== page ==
The big ol’ blockbuster that removed home-run king Giancarlo Stanton from an art-deco aquarium and placed him in the Bronx and Yankee pinstripes created ripples throughout the major-league baseball.
Here’s my look at the Winners and Losers:
Well, hell, the Yankees: They didn’t have to give the Marlins an elite prospect, they cleared out Starlin Castro (and his salary), and will add Stanton to a lineup that led the American League with 241 homers in 2017. Stanton hit 59 homers last season; Yankee colossus Aaron Judge slammed 52. Add the 33 homers hit by catcher Gary Sanchez, and the 25 from Yanks shortstop Didi Gregorius, and the four bombers hit more homers (169) than the entire Boston Red Sox team (168) in 2017.
New York tabloid headline writers: They’ll be having even more fun than usual. Here are the last three back-page headlines in the New York Daily News, through Sunday, and I guess Stanton must have played for the Marlins or something.
1- “It Just Got Reel!”
2- “On The Hook!”
3- “The Empire Strikes Back.”
The New York Post had these two on back-to-back days:
1 – “Going Fishing!”
2- “Monster Mashers!”
Rookie Yankees manager Aaron Boone: The personable Boonie has never managed before, at any level, but that’s OK. As long as GM Brian Cashman firms up the starting rotation, Boone can just write out his lineup and enjoy the show in 2018.
The Hot Stove League: Now that the biggest catch has been bartered to the Yankees, the highly anticipated trading and signing frenzy can begin. Rumorama warp speed … baseball writers Tweeted out, passing out.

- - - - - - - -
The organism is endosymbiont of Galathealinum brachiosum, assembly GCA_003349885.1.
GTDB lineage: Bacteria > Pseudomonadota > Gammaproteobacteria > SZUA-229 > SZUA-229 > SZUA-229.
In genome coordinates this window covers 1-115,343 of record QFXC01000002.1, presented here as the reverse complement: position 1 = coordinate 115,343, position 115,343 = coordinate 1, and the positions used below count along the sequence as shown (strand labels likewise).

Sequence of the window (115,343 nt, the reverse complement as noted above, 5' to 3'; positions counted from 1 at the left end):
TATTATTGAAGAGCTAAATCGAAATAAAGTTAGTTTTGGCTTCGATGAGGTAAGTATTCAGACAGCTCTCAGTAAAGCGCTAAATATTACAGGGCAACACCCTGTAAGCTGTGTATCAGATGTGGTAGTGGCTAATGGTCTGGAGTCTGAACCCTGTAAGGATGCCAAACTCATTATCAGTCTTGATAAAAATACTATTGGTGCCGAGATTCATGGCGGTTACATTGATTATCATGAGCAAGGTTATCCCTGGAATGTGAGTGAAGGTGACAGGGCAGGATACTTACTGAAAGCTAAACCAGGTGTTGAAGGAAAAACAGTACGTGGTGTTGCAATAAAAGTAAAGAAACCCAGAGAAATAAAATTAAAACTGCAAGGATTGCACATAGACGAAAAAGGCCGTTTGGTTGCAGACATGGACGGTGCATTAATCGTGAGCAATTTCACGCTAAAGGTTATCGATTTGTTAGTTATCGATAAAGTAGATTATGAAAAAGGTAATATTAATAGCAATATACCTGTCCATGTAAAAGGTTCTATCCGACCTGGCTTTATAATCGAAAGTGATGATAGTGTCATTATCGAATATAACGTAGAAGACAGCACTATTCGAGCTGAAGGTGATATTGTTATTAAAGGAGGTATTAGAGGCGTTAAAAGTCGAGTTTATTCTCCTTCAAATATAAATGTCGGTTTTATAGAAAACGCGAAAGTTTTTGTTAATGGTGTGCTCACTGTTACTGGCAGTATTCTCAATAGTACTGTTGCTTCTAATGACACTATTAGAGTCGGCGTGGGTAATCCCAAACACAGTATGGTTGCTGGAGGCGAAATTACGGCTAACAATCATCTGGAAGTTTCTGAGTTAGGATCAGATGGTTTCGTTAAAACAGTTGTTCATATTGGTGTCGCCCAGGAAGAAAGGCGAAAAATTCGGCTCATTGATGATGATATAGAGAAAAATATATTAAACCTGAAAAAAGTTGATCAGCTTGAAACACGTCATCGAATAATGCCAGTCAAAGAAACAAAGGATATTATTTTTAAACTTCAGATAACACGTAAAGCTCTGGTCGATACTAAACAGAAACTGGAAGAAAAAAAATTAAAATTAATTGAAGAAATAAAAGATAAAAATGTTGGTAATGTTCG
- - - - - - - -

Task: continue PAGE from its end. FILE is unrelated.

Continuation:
The Los Angeles Dodgers: Stanton made it clear that his ultimate wish is to play for his hometown Dodgers. But the Dodgers couldn’t make their play for Stanton right now — not with the franchise way over the $197 million MLB payroll threshold and bracing to get walloped by massive luxury-tax penalty for the fifth year in a row. But Stanton can opt out of his contract following the 2020 season, and by then the Dodgers will have dumped moldy contracts and opened sufficient payroll space to bring Stanton home.
The most prominent hitters on the current free-agent market: with Stanton’s hulking presence relocated to a new home base, the best available bats will be in greater demand. J.D. Martinez, Eric Hosmer, Jay Bruce, Carlos Santana, Mike Moustakas, Todd Frazier, Yonder Alonso, Logan Morrison, Lorenzo Cain, Mike Napoli, Carlos Gomez, etc. It will be hysterical to sit back and watch some panicky GM pay Moustakas about 10 times what Moustakas is worth.